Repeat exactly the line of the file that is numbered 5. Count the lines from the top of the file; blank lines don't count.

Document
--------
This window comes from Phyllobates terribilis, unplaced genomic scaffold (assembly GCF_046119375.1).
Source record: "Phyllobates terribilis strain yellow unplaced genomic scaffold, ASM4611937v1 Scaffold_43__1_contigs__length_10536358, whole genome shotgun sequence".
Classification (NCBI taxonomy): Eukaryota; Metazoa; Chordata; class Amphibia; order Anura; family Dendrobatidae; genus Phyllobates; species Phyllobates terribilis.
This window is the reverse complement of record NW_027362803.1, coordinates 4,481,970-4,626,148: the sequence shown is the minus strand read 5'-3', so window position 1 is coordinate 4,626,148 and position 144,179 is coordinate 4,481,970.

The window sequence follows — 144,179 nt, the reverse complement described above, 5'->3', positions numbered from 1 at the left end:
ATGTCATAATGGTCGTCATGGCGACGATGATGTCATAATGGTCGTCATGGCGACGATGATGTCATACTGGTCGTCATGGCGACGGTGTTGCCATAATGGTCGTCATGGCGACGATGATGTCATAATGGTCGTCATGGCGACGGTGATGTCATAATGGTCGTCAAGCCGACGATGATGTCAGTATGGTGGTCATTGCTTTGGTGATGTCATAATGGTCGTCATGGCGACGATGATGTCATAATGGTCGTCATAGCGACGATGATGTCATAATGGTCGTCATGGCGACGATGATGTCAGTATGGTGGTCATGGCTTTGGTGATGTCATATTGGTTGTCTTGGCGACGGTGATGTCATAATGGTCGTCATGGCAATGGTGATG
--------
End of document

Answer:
The window sequence follows — 144,179 nt, the reverse complement described above, 5'->3', positions numbered from 1 at the left end: